Khadem has also been a featured performer on several film and television scores, including The Peacemaker, Traffic, Buffy The Vampire Slayer and Battlestar Galactica. She sang music composed by Iranian ethnomusicologist Mohammad Reza Darvishi for the play Majles-e Shabih (by renowned Iranian playwright and director Bahram Bayzaie). In addition, Khadem has recorded with Turkish singer Omar Faruk Tekbilek (on the album Alif), Jamshied Sharifi (on A Prayer for the Soul of Layla) and Tulku (on Season of Souls, compiled on the Buddha Bar series).



Jostojoo: Forever Seeking (Banyan Tree, 2007)
A Window to Color (2011)
The Road (Innova, 2015)

With Axiom of Choice:

Beyond Denial (Faray-e Enkaar) (X Dot 25, 1996)
Niya Yesh (Narada World, 2000)
Unfolding (Goshayesh) (Narada World, 2002)


Artist Profiles: Mayook Bhaumik

Mayook Bhaumik

Mayookh Bhaumik was born on November 14, 1977 in New Jersey. He began performing on television, radio and various stages from the age of five. He was acknowledged as a child prodigy by Ali Akbar Khan in 1981 at the age of four. At seven, he won the “Ny State Under 18 Science Award” for creating an original string instrument.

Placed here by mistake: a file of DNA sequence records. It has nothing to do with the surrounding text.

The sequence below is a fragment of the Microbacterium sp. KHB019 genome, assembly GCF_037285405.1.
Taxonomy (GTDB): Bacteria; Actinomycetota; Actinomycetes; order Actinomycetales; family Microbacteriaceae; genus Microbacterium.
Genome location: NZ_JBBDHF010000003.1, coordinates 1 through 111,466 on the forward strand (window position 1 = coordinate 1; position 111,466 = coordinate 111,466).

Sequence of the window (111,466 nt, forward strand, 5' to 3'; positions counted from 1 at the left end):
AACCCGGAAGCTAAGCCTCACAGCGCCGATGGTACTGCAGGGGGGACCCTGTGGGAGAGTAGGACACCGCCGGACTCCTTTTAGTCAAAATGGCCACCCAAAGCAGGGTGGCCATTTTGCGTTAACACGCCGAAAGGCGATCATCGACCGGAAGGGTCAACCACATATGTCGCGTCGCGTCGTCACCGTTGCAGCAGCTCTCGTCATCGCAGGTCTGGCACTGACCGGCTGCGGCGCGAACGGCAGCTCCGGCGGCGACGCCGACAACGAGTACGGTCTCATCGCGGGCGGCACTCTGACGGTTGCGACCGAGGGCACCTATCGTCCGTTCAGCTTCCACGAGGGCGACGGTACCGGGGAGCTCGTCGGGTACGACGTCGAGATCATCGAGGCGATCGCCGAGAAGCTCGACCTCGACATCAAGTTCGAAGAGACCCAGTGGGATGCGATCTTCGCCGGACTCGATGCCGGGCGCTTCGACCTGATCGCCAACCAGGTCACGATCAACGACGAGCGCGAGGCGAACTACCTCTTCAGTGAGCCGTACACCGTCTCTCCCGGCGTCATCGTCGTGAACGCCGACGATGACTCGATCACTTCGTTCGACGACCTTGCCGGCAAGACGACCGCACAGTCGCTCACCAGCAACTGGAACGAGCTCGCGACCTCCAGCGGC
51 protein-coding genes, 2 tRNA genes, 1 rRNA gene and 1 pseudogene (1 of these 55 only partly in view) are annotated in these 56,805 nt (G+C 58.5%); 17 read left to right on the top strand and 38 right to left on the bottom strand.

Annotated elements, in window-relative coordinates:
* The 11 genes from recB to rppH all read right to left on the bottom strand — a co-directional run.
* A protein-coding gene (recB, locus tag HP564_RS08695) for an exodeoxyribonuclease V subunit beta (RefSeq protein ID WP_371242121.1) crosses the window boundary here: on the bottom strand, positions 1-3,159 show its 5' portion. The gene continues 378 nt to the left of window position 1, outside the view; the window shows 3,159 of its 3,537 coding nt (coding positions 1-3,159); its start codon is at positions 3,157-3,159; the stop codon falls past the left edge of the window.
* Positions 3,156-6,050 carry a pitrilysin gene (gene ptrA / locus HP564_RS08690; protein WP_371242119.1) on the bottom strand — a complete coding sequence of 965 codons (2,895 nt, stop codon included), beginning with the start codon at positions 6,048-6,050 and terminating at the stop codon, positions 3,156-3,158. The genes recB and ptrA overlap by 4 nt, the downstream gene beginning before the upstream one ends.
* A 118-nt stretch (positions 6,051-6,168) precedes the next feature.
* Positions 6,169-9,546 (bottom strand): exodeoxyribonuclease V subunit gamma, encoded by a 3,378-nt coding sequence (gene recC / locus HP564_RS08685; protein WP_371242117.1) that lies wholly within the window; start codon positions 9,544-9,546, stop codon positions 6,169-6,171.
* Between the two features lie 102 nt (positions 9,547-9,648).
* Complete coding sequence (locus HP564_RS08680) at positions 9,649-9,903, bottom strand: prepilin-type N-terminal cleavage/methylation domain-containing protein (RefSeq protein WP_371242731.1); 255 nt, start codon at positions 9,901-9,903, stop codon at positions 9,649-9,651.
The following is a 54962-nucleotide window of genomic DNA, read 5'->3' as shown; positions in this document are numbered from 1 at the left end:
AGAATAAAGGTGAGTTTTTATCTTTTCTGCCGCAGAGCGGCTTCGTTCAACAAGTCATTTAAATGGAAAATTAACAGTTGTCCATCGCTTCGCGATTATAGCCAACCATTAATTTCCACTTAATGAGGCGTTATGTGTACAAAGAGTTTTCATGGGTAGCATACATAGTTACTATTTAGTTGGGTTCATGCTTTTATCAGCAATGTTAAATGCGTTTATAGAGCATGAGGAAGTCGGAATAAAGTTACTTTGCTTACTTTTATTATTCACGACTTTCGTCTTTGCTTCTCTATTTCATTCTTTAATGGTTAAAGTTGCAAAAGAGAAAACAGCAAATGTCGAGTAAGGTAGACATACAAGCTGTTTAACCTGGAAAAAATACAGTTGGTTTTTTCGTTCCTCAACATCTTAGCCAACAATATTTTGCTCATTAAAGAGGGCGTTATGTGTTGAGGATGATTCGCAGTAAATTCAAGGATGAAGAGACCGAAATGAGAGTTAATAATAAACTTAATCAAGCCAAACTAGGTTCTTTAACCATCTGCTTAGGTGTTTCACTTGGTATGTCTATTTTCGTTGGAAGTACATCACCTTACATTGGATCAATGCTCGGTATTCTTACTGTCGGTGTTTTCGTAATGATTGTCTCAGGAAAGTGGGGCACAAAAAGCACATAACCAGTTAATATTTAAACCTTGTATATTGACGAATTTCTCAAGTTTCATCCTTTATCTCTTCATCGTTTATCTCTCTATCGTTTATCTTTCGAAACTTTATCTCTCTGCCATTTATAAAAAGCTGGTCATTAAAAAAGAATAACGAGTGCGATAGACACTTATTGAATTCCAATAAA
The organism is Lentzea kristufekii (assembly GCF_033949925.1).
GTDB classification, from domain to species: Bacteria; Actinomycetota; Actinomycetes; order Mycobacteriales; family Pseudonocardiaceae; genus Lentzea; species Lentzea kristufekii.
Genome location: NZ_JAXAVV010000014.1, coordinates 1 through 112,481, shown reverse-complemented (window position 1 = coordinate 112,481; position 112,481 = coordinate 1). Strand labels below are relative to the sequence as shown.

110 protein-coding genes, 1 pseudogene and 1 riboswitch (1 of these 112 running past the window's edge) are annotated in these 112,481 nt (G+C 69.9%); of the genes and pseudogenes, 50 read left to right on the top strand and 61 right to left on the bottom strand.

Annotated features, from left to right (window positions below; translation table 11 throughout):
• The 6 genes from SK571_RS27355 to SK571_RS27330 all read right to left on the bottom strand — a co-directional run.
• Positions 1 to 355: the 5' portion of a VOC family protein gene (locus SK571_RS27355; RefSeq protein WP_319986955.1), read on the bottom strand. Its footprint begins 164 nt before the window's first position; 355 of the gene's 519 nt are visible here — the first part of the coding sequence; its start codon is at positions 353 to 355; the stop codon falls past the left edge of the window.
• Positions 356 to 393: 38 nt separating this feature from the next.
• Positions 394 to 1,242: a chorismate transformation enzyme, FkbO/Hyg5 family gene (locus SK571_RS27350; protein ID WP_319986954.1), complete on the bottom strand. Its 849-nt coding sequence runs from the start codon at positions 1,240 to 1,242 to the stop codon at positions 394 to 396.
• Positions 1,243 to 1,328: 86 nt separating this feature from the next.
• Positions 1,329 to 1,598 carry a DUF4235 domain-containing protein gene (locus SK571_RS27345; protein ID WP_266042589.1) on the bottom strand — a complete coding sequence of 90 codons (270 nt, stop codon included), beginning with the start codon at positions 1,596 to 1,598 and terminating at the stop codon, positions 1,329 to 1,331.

Mayookh returned to India to train under Pandit Jnan Prakash Ghosh and later from Ustad Sabir Khan of the Farukhabad Gharana. He also studies with Kathak legend, Padmabhushan Pandit Birju Maharaj. He is presently under the able tutelage of Pandit Kumar Bose of the Benares Gharana.

Mayookh entered the music industry very early and was a recording studio musician at the age of twelve. He has played with various artistes of global repute includingUstad Vilayat Khan, Ustad Amjad Ali Khan, Pandit Birju Maharaj, Pandit Jasraj, Pandit V. G. Jog, Pandit Monilal Nag, Pandit Ramesh Misra, Tarun Bhattacharya, Niladri Kumar, Prattyush Banerjee, Arnab Chakraborty, Ustad Nusrat Fateh Ali Khan, Ustad Farukh Fateh Ali Khan, Snehashish Mozumder, Jean Michel Pilc, and Ustad Sabir Khan.

He is featured on over fifteen released and internationally marketed albums including his solo album “The Beginning” on Gathani Records and also with Pandit V.G. Jog, Smt. Purnima Chaudhari, Ustad Sabir Khan, Pandit Ramesh Misra. Mayookh has worked on film music in India and the United States as a composer and recording artist.


Jaja (2013)
On My Tab (2014)
Requiem for a Tillana (2014)
FZCK (Take one) (2015)
Teri Soorat- Aziz Miyaan Homage, with Kinan Azmeh (2017)


Artist Profiles: Ambi Subramaniam

Ambi Subramaniam